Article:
Facebook announced last week that it would enable HTTPS as a default to protect users.
"As announced last year, we are moving to HTTPS for all users," Facebook platform engineer Shireesh Asthana said in a blog post "This week, we're starting to roll out HTTPS for all North America users and will be soon rolling out to the rest of the world."
HTTPs keeps data encrypted when travelling between web browsers and servers and is mostly used to make sure sensitive transactions are secure, like online bank or credit card transactions.
Initially, Facebook gave users the option to turn on HTTPS for better security during their sessions last year. However with HTTPs encrypted pages could take longer to download.
"Facebook has taken a great step to protect its users," Seth Schoen, senior staff technologist for Electronic Frontier Foundation told CBR.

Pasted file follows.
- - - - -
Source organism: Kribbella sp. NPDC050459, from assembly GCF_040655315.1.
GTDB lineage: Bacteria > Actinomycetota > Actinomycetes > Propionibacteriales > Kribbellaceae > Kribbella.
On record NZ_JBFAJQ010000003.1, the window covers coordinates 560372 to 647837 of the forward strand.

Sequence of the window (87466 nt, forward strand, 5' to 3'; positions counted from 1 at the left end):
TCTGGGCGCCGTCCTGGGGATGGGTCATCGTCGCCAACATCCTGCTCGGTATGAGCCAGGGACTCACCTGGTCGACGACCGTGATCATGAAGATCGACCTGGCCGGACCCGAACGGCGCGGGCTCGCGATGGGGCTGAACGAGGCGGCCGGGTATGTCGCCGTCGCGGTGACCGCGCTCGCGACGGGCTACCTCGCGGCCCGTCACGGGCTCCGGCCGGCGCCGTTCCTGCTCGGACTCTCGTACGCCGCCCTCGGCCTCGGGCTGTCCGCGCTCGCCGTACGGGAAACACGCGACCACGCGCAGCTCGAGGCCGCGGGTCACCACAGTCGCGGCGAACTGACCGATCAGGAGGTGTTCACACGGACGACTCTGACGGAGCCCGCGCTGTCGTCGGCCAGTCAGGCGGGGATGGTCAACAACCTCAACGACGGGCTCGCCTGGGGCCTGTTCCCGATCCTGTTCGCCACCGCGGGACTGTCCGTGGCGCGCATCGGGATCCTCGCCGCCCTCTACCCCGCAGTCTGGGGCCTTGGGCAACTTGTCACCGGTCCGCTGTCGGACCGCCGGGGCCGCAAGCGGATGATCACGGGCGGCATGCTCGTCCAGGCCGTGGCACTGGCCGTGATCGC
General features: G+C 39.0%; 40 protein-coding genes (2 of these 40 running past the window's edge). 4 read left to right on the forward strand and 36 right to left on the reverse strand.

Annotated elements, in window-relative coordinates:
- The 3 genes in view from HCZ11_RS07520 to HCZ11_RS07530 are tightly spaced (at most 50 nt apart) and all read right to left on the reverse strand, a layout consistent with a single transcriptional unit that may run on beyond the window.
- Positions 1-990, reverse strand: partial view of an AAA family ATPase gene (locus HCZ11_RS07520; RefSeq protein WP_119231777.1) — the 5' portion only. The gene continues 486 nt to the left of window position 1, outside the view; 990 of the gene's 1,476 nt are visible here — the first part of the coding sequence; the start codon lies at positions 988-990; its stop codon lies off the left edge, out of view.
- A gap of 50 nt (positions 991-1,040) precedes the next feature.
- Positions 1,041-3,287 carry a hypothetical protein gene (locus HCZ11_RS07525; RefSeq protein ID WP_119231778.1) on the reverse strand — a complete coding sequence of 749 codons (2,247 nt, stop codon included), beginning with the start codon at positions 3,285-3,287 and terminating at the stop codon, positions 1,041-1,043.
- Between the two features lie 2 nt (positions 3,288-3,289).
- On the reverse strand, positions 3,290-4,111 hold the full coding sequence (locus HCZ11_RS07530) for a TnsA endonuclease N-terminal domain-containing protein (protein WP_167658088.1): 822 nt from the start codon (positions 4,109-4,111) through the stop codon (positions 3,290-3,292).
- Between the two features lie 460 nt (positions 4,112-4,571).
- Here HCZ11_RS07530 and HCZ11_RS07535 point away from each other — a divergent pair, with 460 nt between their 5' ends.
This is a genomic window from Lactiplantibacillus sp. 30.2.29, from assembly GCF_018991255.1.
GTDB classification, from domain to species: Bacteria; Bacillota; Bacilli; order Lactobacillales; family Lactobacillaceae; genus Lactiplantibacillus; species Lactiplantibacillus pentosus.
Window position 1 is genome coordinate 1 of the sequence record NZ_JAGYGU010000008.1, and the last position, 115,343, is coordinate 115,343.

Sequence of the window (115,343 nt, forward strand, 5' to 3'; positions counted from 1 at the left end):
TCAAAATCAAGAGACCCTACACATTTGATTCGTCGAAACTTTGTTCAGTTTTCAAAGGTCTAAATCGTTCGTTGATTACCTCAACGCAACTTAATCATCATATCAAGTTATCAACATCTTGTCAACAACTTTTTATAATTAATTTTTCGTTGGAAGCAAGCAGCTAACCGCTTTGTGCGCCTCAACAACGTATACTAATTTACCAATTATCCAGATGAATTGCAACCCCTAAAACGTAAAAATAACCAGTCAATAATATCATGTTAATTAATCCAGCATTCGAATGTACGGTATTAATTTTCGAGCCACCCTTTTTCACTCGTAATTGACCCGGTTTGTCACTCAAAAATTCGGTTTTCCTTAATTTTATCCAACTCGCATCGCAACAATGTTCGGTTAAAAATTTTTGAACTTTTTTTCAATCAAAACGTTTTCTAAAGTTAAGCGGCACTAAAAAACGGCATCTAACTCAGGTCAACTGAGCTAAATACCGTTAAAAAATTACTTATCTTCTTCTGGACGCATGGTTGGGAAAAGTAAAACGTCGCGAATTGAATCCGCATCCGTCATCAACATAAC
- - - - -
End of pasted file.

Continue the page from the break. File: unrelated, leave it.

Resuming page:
"Spying on Internet users is easier and cheaper than most people think, and as a U.S. court once said, encryption like HTTPS can help protect us "whether we are surveilled by our government, by criminals, or by our neighbours."
"In the last few years, lots of major web sites have recognized the importance of offering HTTPS security to their users," he added. There's still a long way to go. A prominent example is that Yahoo! Mail doesn't use HTTPS after users log in; that means that anyone on the same wifi network with a Yahoo! Mail user can easily read the e-mail that person sends and receives."
The HTTPS roll out will start with U.S. members before becoming globally available.
The social network also took steps last month to bolster security by partnering with seven new anti-virus partners.
Among the partners added were Kaspersky Labs, Panda, Avast, AVG, Total Defense, Avira and Webroot. Other big names in security like McAfee, Norton and Sophos were added to Facebook's Antivirus Marketplace earlier this year.
The new security services will help members steer clear of malicious pages, accounts and applications.
"By adding these new partners to the Facebook Security family we are sure we can keep our community even better protected from threats both on Facebook and elsewhere on the Web," said Facebook in a blog post.